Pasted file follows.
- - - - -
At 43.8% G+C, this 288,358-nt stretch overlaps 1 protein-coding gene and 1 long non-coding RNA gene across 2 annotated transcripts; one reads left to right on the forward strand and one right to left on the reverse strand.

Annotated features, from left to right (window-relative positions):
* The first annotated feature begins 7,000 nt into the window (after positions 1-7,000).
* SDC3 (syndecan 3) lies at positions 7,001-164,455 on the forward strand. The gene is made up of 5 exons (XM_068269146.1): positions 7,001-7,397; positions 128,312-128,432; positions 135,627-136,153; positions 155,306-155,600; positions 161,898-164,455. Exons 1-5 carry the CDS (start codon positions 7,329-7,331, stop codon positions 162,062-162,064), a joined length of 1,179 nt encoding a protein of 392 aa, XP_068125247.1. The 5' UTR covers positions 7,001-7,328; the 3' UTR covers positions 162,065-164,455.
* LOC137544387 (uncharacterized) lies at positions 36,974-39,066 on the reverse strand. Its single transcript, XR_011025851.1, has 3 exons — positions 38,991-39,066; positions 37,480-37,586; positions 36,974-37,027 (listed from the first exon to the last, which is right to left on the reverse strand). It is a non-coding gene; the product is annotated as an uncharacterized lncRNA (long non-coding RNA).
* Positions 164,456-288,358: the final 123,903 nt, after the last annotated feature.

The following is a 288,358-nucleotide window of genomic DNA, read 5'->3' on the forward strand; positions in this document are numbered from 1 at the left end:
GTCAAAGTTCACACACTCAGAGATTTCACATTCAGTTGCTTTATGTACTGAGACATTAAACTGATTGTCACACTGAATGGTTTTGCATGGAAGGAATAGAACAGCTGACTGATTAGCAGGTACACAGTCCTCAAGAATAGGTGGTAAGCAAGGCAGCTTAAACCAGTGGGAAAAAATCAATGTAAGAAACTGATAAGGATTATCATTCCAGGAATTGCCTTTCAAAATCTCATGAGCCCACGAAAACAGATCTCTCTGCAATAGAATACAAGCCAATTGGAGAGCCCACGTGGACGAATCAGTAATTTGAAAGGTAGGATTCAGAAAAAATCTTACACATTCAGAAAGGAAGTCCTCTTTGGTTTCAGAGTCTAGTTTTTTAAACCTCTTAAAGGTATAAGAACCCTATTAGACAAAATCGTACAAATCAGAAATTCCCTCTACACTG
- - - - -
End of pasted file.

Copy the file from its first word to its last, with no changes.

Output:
At 43.8% G+C, this 288,358-nt stretch overlaps 1 protein-coding gene and 1 long non-coding RNA gene across 2 annotated transcripts; one reads left to right on the forward strand and one right to left on the reverse strand.

Annotated features, from left to right (window-relative positions):
* The first annotated feature begins 7,000 nt into the window (after positions 1-7,000).
* SDC3 (syndecan 3) lies at positions 7,001-164,455 on the forward strand. The gene is made up of 5 exons (XM_068269146.1): positions 7,001-7,397; positions 128,312-128,432; positions 135,627-136,153; positions 155,306-155,600; positions 161,898-164,455. Exons 1-5 carry the CDS (start codon positions 7,329-7,331, stop codon positions 162,062-162,064), a joined length of 1,179 nt encoding a protein of 392 aa, XP_068125247.1. The 5' UTR covers positions 7,001-7,328; the 3' UTR covers positions 162,065-164,455.
* LOC137544387 (uncharacterized) lies at positions 36,974-39,066 on the reverse strand. Its single transcript, XR_011025851.1, has 3 exons — positions 38,991-39,066; positions 37,480-37,586; positions 36,974-37,027 (listed from the first exon to the last, which is right to left on the reverse strand). It is a non-coding gene; the product is annotated as an uncharacterized lncRNA (long non-coding RNA).
* Positions 164,456-288,358: the final 123,903 nt, after the last annotated feature.

The following is a 288,358-nucleotide window of genomic DNA, read 5'->3' on the forward strand; positions in this document are numbered from 1 at the left end:
GTCAAAGTTCACACACTCAGAGATTTCACATTCAGTTGCTTTATGTACTGAGACATTAAACTGATTGTCACACTGAATGGTTTTGCATGGAAGGAATAGAACAGCTGACTGATTAGCAGGTACACAGTCCTCAAGAATAGGTGGTAAGCAAGGCAGCTTAAACCAGTGGGAAAAAATCAATGTAAGAAACTGATAAGGATTATCATTCCAGGAATTGCCTTTCAAAATCTCATGAGCCCACGAAAACAGATCTCTCTGCAATAGAATACAAGCCAATTGGAGAGCCCACGTGGACGAATCAGTAATTTGAAAGGTAGGATTCAGAAAAAATCTTACACATTCAGAAAGGAAGTCCTCTTTGGTTTCAGAGTCTAGTTTTTTAAACCTCTTAAAGGTATAAGAACCCTATTAGACAAAATCGTACAAATCAGAAATTCCCTCTACACTG